The white and bright of Kutch

The whims and fan­cies of na­ture com­bine well with the colours and struc­tures to make the re­gion a fes­ti­val of life

Hindustan Times (Patna) - Live - - ENTERTAINMENT - Garima Verma

What a rob­ber na­ture has been! As far as the eye can travel, noth­ing meets it but the bar­ren lands and scanty shrubs. The heart sinks a bit and the mind won­ders at the prob­a­bil­ity of sur­vival in such harsh­ness.

That is only till the herders at the road­side greet you with such smiles that, strangely, have sat­is­fac­tion writ­ten all over them, de­spite be­ing dealt the worst of cards this sea­son, when rain turned a blind eye to­wards the Rann of Kutch. One look at the white Rann and you seem to un­der­stand the beauty of min­i­mal­ism that per­haps guides their ways.

The white car­pet of salt that spans till the hori­zon changes colours, with ev­ery pass­ing phase of the sun — go­ing beau­ti­fully from glow­ing yel­low at sun­rise to fiery crim­son at sun­set. Yet, it is the per­fec­tion of full moon, when it shines like a white pearl, that brings out its un­blem­ished mag­nif­i­cence.

And, the vivid hues that ac­com­pany it truly show that Kutchi people would rather cel­e­brate life than curse the in­ad­e­qua­cies. As the, oth­er­wise, in­hos­pitable land me­ta­mor­phoses into the gi­ant Tent City dur­ing Rann Ut­sav (till Fe­bru­ary 20), the artists and ar­ti­sans from all over Kutch come to­gether to add to its rus­tic charm.


The melodies from there con­tinue till the high­est point of Kutch. The as­cent, how­ever, is pre­ceded by a brief shop­ping halt at a hand­i­craft vil­lage, Gandhi nu Gam, and cu­rios­ityam­pli­fy­ing mag­netic field spots a lit­tle be­fore Kalo Dun­gar or the black hill. Just like the pop­u­lar Mag­netic Hill in Ladakh, these spots also pull loaded ve­hi­cles, adding to the mys­te­ri­ous ways of this place.

Not too far, Kalo Dun­gar gives a splen­did bird’s eye view of the en­tire Great Rann. Leg­end has it that it was this black hill that helped many a trav­eller find their way in the mighty desert, thanks to its pe­cu­liar colour and height.


Mandvi’s coast­line and green vis­tas seem to take you to some other world al­to­gether. It doesn’t need dec­o­rated camels to add colour to its bland land­scape, like Rann. The tall trees and blue wa­ters of the Ara­bian Sea are enough for this 16th cen­tury trade port, whose mer­chants owned hun­dreds of ves­sels and their busi­ness reached as far as Africa. The ships, be­ing made from tim­ber, still catch ev­ery­one’s at­ten­tion.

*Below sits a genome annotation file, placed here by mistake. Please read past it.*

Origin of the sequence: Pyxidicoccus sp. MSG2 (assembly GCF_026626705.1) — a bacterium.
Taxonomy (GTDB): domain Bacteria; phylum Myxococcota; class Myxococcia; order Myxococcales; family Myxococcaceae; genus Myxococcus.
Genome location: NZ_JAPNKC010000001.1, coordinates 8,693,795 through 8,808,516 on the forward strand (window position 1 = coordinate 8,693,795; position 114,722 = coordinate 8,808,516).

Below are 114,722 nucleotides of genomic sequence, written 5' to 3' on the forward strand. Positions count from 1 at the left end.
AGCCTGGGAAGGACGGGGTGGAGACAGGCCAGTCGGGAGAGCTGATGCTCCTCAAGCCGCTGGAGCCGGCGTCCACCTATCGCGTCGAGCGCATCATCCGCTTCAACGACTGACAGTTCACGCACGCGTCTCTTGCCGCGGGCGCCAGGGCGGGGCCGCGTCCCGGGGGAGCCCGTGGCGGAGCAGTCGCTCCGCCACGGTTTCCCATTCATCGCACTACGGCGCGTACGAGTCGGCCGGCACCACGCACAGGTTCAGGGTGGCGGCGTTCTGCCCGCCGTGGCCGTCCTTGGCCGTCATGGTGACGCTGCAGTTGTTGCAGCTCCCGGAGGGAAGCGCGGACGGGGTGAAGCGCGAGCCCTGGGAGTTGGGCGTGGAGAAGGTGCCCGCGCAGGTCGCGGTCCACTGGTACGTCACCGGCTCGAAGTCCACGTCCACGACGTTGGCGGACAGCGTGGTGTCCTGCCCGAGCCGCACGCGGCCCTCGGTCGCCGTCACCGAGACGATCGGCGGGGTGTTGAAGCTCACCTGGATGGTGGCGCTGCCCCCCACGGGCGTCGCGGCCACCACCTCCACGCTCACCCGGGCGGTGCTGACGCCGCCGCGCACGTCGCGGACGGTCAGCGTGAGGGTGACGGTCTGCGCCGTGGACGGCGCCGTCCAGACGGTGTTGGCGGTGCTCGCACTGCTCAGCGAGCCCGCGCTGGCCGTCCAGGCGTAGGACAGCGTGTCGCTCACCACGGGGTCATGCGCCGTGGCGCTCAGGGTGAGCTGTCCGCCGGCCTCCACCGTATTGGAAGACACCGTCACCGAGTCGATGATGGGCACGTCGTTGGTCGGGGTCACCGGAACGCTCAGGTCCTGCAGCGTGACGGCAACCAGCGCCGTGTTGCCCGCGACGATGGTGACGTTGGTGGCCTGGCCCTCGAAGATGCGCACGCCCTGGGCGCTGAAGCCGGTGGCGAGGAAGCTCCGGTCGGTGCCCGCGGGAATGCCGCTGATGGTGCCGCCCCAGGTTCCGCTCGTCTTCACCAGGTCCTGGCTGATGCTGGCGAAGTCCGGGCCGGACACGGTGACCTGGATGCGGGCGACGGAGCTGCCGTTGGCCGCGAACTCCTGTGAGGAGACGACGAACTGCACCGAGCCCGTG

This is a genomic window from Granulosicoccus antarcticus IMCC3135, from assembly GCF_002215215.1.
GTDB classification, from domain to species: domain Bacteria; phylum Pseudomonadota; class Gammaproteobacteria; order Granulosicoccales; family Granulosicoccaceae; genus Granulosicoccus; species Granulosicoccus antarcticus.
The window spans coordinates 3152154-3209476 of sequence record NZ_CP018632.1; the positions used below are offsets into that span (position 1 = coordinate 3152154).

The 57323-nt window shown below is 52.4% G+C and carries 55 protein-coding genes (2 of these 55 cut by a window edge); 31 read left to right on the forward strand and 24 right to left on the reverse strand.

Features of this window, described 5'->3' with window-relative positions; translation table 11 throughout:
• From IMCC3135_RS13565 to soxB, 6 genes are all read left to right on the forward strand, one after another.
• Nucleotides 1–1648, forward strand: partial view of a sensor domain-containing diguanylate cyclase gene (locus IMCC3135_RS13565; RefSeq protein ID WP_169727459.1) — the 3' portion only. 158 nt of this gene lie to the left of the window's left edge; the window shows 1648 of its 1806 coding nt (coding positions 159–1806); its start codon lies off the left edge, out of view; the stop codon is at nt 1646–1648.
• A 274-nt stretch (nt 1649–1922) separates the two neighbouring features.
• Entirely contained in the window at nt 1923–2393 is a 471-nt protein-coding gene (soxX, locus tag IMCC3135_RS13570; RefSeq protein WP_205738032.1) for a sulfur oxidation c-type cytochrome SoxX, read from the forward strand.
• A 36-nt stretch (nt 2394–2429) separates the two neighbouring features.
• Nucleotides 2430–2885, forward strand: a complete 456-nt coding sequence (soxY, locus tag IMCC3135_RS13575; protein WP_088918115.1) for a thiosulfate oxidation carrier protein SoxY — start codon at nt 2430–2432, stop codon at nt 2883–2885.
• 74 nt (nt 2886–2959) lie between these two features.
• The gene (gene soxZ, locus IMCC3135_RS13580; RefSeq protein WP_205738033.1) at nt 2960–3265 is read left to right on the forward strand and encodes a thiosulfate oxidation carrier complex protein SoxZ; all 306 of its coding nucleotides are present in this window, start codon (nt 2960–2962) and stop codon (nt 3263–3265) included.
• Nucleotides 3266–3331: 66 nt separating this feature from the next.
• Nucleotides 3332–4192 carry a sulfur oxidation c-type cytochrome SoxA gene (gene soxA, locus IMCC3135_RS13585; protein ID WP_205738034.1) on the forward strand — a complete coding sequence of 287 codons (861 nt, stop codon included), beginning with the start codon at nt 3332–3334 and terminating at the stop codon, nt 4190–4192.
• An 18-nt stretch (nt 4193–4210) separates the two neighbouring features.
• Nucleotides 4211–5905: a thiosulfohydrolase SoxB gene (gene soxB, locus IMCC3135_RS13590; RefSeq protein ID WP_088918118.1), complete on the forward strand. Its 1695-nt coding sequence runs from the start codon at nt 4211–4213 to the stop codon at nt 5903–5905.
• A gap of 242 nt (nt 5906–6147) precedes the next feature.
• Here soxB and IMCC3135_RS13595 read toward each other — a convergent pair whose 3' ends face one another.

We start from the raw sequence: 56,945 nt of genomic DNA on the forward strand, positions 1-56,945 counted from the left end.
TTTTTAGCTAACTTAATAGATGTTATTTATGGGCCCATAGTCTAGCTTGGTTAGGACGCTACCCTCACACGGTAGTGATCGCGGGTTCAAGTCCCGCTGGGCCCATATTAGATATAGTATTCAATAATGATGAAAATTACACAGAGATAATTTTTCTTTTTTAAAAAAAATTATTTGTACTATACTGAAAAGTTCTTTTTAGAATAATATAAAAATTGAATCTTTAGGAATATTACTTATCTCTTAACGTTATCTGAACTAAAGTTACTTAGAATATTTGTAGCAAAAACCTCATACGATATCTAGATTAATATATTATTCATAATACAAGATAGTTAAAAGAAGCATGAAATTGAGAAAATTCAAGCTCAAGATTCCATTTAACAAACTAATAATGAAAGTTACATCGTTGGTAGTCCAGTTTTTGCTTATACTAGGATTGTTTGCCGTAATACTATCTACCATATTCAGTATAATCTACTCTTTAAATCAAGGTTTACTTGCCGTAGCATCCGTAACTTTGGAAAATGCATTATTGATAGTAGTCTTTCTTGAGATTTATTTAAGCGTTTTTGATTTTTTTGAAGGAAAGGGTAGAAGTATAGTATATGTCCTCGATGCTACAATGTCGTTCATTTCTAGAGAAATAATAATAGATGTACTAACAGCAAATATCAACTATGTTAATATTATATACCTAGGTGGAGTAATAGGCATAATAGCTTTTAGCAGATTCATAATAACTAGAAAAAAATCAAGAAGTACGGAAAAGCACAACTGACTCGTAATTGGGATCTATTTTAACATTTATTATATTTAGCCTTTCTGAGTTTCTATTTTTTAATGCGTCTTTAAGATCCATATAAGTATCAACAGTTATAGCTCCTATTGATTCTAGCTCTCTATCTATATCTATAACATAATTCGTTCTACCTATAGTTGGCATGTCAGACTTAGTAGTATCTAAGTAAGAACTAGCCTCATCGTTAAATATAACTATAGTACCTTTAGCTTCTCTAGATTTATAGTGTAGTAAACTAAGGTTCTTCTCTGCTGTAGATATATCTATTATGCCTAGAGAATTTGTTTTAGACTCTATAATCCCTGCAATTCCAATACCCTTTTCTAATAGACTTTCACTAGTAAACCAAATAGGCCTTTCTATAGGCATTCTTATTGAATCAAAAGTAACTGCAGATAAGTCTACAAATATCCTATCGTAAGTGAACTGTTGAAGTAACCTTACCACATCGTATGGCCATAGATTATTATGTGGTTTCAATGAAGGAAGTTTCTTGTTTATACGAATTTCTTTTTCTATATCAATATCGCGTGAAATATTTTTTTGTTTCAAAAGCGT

While most of the fort walls of yes­ter­year are crum­bling, Vi­jay Vi­las Palace stands as a sight of per­fecti ion among un­ruly woods and well l-laid gar­dens. If the firstf look jolts the mind withw fa­mil­iar­ity, all youy need to do is go back to Bol­ly­wood ref­er­ences. For it was here, that the se­lect au­di­ence sat and watched Bhu­van (Aamir Khan) trump the Bri­tish team in La­gaan’s (2001) roller coaster cricket match. Its domes, lat­ticed win­dows, ex­quis­ite porches and stone work strike an in­stant af­fair with the lens.


It’s strange how na­ture rapidly os­cil­lates from gen­er­ous to un­for­giv­ing in

utchh. The hu­man ndeavvour has long ri­umph­hed over the cat­ac­clysmic blow of des­tiny iin Bhuj. Yet, there are places like Aina Ma­hal and Prag Ma­hal that bear the con­se­quences of that sin­is­ter 2001 quake, and keep the mem­ory alive.

The lat­ter, which made for many shots in La­gaan, again for its Ital­ian Gothic ar­chi­tec­ture, has a ghostly shadow over it with dis­lodged stones and scat­tered ma­te­rial for restora­tion. The 19th cen­tury palace’s clock tower seems to have bore the largest brunt, yet, its glass win­dows, along with the Corinthian pil­lars keep the majesty breath­ing.

The next door Aina Ma­hal is a much more tragic tale of vis­i­ble rub­ble and lost glory. The in­te­ri­ors, or what are left of them, are a peek into what would have been. The palaces of Kutch might not be gi­gan­tic when com­pared to their chal­lengers in Ra­jasthan or Mad­hya Pradesh, but they too leave noth­ing to be de­sired when it comes to lux­ury. The mu­sic room, court room or the bed­room, all with their mar­ble walls, in­tri­cate ivory and wooden doors, nu­mer­ous lanterns, tiled floors and mul­ti­tude of mir­rors still elicit a wow or two. It is heart­break­ing though, that the ex­te­ri­ors could not hold their ground much. Kutch surely makes you un­der­stand or see na­ture’s whims like no other place.


Vi­jay Vi­las Palace

Camel rides are com­mon in Rann

Left) L Lo­cal Kutchi food; ab bove) Kutchi folk artist

Kutchi hand­i­crafts

Shree Swami­narayan Tem­ple

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